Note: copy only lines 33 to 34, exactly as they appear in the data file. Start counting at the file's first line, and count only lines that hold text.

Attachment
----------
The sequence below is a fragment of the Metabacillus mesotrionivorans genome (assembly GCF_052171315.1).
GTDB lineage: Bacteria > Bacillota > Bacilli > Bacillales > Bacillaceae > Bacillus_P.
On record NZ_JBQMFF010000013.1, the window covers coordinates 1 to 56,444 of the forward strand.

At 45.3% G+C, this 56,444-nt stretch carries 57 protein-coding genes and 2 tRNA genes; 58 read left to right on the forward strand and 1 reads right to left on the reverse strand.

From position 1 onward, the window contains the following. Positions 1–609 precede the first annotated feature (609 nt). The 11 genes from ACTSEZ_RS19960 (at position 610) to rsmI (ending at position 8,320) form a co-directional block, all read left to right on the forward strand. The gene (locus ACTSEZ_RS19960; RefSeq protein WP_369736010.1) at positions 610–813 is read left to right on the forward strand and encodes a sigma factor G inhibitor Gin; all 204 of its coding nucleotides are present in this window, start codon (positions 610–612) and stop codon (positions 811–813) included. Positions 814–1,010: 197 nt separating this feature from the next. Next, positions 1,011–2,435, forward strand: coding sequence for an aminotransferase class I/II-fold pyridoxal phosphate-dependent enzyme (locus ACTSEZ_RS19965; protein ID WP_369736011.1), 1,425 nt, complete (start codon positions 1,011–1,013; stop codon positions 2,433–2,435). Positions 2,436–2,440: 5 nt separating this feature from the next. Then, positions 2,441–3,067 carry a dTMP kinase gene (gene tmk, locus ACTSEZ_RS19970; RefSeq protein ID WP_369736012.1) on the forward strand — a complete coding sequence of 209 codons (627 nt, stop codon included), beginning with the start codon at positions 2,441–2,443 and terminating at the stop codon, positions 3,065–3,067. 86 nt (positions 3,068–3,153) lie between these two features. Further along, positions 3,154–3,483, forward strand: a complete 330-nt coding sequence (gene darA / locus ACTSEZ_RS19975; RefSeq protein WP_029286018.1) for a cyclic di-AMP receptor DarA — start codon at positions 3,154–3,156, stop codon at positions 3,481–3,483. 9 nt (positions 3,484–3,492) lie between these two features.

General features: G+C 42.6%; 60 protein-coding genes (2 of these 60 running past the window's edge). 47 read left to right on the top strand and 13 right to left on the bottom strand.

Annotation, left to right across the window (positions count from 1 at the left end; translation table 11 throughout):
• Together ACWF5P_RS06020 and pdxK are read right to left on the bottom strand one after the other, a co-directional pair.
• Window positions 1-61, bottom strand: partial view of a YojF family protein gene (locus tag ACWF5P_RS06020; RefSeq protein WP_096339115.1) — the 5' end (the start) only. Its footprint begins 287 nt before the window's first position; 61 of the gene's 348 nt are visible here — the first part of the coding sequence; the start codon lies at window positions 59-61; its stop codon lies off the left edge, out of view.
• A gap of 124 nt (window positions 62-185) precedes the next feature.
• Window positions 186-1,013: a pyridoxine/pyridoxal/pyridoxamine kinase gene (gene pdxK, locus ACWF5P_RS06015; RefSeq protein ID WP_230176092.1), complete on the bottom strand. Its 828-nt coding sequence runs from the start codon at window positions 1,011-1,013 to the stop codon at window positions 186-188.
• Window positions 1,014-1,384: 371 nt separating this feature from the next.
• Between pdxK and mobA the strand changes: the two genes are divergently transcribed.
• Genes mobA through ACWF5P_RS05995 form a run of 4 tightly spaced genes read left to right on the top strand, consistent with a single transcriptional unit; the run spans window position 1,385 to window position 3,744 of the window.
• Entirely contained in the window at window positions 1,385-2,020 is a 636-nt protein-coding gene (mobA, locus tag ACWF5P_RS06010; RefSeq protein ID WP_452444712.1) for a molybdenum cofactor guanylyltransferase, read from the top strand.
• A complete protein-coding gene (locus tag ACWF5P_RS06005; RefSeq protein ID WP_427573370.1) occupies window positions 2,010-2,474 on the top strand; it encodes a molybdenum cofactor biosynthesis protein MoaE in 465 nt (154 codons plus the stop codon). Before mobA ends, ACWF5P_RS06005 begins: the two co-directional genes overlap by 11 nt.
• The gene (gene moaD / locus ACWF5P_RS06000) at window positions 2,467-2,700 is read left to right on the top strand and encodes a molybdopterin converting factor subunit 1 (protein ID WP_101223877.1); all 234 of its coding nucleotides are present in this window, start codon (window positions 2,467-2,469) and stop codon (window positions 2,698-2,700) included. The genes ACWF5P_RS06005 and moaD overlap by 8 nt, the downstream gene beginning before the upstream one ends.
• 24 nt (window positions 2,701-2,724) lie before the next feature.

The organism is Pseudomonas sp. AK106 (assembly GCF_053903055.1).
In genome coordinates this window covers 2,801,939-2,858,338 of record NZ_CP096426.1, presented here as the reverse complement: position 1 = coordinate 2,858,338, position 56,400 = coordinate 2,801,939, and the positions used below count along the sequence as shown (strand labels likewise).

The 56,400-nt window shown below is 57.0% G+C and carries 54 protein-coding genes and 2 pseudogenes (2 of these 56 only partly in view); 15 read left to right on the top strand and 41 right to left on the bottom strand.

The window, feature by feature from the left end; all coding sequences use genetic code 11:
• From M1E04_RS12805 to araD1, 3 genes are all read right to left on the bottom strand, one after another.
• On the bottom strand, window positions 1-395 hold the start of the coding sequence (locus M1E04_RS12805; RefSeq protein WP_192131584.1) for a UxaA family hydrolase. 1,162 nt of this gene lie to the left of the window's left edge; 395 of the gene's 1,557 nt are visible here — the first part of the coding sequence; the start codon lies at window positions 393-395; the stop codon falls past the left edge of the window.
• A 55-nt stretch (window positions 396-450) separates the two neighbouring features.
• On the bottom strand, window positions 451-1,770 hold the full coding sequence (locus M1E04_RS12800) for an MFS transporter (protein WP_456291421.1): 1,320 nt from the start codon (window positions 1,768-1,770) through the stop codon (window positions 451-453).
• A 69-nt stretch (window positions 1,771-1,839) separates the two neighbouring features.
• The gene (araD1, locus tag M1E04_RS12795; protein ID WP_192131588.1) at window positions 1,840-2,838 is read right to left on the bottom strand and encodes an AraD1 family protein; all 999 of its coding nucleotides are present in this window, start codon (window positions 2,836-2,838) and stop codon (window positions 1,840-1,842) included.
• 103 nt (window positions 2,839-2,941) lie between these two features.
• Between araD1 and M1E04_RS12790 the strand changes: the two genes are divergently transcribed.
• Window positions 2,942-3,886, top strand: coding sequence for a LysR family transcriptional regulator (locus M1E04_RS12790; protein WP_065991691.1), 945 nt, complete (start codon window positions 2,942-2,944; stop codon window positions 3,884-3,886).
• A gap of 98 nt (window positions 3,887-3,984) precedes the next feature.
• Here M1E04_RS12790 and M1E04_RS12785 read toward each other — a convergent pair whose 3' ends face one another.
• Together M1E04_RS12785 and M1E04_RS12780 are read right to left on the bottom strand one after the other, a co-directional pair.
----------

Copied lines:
• Here M1E04_RS12790 and M1E04_RS12785 read toward each other — a convergent pair whose 3' ends face one another.
• Together M1E04_RS12785 and M1E04_RS12780 are read right to left on the bottom strand one after the other, a co-directional pair.